YWCA Prepares for CSW

By YWCA of Canberra Executive Director, Rebecca Vassarotti 

CSW has not yet started but YWCA is already working to progress issues that we believe are key to improving the lives of rural women.

From the left- Rebecca Vassarotti, Alison Laird, Jessica Hamilton

Over the last few days, YWCA women from around the world have been converging in New York to ensure the voices of local women are heard at the 56th session of the Commission for the Status of Women.  Women from countries including  Trinidad Tobago, Sweden, Nigeria, Sri Lanka, Eqypt, Australia, the United States of America, Liberia, Kenya, Finalnd and Columbia are participating in the YWCA delegation to this year’s CSW. On Friday we prepared through an introduction and orientation to UN Human Rights system and CSW, shared our experiences of the issues facing women in our countries and considered the key issues that we believe should be addressed by governments meeting at CSW. Key issues that emerged included the importance of the use of language that is appropriate and accessible for rural women, ensuring that leadership models are able to be accessed by rural and particularly young women, that violence against women as a key priority, access to health services, particularly sexual and reproductive health rights and services.

On Saturday 25th, a number of delegates attended the Ecumenical Women’s session and joined women’s faith based organisations in planning advocacy for the event. Michelle Deshong, member of the YWCA Australia delegation provided a powerful and thought provoking reflection of the experience of Aboriginal women living in Australia.

We also joined together to reflect on what the task ahead was, how best to support each other and the group and what specific roles would be required over the two weeks of the Commission session.

While CSW is yet to begin, the World YWCA delegation is coming together as an immensely talented team who is no doubt going to make an incredible impact at the meeting. Collectively we have committed to honouring the privileged that has been afforded to us in representing the 25 million women and girls who are part of the YWCA. We hope to give voice to the women who are part of the 22000 communities in which we work and aim to be an authentic voice to rural women, and provide a link for rural and local women to international policy and decision making. This is a huge responsibility. However, getting to know the amazing women who are part of this delegation, I am energized and inspired that we will make a difference to the lives of women through participating in this event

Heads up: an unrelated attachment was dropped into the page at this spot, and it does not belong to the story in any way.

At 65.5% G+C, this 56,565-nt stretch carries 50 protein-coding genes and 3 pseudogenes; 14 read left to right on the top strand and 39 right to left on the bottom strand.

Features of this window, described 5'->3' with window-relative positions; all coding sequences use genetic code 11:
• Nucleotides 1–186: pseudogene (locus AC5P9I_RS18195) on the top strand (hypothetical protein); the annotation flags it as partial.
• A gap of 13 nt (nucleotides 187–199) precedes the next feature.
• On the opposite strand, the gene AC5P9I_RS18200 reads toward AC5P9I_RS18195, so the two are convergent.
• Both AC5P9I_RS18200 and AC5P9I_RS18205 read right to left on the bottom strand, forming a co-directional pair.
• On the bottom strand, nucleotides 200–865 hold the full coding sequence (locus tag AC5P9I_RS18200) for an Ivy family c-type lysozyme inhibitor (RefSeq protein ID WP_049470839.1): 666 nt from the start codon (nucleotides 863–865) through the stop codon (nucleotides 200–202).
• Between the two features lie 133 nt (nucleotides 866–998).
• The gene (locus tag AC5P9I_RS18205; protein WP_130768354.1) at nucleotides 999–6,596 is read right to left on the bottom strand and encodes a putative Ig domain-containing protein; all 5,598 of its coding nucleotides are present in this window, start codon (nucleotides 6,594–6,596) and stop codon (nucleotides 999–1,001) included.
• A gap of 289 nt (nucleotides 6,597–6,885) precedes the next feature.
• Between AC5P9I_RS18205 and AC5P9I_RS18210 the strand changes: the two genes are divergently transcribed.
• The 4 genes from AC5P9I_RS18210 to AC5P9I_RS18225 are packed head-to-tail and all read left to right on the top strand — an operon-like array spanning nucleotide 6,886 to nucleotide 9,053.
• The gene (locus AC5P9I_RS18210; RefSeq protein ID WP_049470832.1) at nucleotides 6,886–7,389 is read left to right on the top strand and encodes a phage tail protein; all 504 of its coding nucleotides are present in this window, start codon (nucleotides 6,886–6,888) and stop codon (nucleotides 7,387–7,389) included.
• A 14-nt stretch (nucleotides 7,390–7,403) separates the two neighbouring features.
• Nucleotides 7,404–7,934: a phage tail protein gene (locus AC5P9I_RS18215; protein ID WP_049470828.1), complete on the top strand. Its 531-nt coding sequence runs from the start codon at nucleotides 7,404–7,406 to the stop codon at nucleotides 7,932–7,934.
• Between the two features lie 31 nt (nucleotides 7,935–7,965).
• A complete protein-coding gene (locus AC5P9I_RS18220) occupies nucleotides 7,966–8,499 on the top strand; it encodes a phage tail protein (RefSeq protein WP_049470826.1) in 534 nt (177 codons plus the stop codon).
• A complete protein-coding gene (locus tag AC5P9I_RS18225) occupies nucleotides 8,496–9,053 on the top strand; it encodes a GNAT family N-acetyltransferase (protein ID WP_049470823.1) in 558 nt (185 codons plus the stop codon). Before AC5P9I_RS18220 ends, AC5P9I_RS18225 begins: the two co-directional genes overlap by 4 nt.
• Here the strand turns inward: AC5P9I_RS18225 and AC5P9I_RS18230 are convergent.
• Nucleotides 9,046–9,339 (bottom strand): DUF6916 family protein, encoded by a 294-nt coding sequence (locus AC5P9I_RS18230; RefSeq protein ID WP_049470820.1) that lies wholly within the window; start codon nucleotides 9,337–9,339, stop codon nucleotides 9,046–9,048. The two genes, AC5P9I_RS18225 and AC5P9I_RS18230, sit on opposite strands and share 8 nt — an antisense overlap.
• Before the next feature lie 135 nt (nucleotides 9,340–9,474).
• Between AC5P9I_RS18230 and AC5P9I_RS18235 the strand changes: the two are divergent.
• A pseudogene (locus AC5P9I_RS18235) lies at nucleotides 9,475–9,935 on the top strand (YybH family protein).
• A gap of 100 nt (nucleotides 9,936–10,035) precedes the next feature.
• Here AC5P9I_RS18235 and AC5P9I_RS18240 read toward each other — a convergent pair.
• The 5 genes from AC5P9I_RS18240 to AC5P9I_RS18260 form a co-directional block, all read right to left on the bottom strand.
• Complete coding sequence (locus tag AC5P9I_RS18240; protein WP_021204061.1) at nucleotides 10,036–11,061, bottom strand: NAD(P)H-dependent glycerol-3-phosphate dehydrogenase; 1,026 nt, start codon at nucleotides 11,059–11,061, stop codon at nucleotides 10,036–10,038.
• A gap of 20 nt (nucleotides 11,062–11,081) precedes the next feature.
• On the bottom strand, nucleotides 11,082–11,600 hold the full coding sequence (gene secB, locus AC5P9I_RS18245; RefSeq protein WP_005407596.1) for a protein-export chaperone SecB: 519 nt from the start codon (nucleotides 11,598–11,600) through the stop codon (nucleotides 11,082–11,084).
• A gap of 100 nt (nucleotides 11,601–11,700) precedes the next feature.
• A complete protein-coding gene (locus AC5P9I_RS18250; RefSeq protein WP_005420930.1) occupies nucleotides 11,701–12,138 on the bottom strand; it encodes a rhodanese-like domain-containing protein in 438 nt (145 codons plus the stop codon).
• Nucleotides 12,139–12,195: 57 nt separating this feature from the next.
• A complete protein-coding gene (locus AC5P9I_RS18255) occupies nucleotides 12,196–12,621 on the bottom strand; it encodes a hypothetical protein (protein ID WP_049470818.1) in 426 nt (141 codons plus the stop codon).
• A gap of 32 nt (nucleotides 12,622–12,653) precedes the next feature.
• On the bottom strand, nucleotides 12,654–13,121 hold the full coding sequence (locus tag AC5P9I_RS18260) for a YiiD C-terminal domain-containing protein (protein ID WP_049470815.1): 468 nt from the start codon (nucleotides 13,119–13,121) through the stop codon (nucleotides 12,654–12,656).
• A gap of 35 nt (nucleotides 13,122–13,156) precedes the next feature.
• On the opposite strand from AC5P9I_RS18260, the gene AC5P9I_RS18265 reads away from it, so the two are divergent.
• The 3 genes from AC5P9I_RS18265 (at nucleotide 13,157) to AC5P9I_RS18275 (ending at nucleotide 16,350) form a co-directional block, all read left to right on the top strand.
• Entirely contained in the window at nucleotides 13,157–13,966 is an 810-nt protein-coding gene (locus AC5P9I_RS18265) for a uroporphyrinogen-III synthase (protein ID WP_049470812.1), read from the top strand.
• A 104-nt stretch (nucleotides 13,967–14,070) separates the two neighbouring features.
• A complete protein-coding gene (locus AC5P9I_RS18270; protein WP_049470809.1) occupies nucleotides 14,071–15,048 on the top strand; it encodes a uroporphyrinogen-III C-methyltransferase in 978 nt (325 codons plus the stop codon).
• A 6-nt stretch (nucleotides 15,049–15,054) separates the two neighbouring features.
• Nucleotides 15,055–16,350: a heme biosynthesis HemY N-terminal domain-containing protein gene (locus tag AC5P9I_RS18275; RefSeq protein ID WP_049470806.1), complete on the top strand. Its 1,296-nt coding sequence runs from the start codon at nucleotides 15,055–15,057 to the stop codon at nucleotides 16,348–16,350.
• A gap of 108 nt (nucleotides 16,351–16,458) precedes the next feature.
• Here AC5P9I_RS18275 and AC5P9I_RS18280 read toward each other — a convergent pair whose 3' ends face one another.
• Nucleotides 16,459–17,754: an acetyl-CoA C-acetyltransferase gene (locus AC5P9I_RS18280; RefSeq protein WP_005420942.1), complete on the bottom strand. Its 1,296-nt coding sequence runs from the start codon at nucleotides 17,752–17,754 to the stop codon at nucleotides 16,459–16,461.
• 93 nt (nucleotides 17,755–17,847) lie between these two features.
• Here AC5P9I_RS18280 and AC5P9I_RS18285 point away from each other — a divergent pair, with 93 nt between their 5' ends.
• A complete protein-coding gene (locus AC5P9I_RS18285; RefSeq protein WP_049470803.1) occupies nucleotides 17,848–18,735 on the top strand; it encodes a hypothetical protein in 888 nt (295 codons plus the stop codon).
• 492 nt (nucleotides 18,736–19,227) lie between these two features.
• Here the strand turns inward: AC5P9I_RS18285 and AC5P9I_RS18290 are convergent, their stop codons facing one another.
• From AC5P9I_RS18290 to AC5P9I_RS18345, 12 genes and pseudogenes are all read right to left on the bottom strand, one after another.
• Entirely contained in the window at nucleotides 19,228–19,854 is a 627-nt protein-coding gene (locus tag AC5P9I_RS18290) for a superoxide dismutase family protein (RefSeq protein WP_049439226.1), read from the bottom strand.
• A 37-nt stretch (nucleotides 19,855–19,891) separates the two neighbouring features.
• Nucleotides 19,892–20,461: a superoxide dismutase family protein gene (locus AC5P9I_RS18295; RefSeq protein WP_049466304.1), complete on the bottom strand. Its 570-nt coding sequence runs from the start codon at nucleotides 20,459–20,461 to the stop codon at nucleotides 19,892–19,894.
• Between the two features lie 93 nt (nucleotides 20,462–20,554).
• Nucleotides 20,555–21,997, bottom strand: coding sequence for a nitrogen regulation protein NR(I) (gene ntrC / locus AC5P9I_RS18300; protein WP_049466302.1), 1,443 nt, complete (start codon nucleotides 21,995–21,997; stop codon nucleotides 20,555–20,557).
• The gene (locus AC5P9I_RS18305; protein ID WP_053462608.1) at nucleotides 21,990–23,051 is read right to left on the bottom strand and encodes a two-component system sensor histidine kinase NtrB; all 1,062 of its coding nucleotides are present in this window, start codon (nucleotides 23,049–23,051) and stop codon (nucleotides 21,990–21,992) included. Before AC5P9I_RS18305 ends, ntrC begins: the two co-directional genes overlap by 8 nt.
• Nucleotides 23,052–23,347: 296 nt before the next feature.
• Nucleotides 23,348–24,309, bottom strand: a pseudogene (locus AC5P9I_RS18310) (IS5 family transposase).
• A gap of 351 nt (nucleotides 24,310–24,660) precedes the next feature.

América Latina, comencemos a caminar – Latin America, start walking

Vicky Rojas Araya

By: Vicky Rojas Araya

This is a reflection piece from a young member of the YWCA of Valparaíso, Chile and is part of the World YWCA delegation at the Conference in Vienna.

Esta es una reflexión proveniente de una joven miembro de la YWCA de Valparaíso, Chile, que participe en la Conferencia Internacional de SIDA 2010.

La Conferencia Internacional de SIDA del 2010 sin duda dejará una indeleble marca en mi, no sólo por todo lo que he aprendido sobre diferentes aspectos involucrados en la prevención, tratamiento, cuidado y apoyo relacionado al tema del VIH/SIDA, sino también por encontrarme con “el mundo”, con la diversidad, con las culturas, con los lenguajes. Pareciera que una muestra aleatoria del planeta se encontrara todos los días entre  esas paredes, y sobre todo en la colorida Aldea Global (diversa y respetuosa de esa cualidad).

Sin embargo, entre tantas luces y colores, me preguntaba que pasaba con mi región, con Latinoamérica, y es que cuando te encuentras con el mundo, los procesos identitarios no sólo se encuentran con tu país, sino con aquellos que representan una cultura similar, con quienes compartimos una historia y hablamos la misma lengua.  Y era a esta región a la que buscaba, quería saber qué pasaba con la gente que la conformamos, pero aparecían solo goteras,  y ninguna articulada entre sí.

Ante este escenario llegue a la Sesión Regional de América Latina, fue un tremendo agrado entrar y escuchar mi idioma, me sentí como en casa, y a medida que las exposiciones se desarrollaban confirmaba que somos una sola región, a la vez que compartimos culturas e idiomas, compartimos también problemas.

Claramente, como dijo  uno de los relatores “somos demasiado pobres para sentarnos en las mesas que tienen poder de decisión mundial, pero demasiado ricos para recibir ayuda internacional”, lo que crea una sensación de injusticia, que se suma la sentencia mencionada por otra relatora,  respecto a que “somos la región más inequitativa del planeta”; y quienes estábamos presentes no lo sabemos por datos estadísticos, lo sabemos porque lo vemos cada día, y lo sentimos en nuestros pueblos. Todo esto sumado a la violencia de género, a la corrupción en manejos presupuestarios a niveles gubernamentales, a las políticas conservadoras en materia de salud sexual, y al estigma y discriminación que enfrentan los HSH, LGBT y trabajadores/as sexuales, hace que los derechos humanos de toda la población se vean afectados (no sólo de las PVVIH sino también de todos quienes vivimos en estas tierras).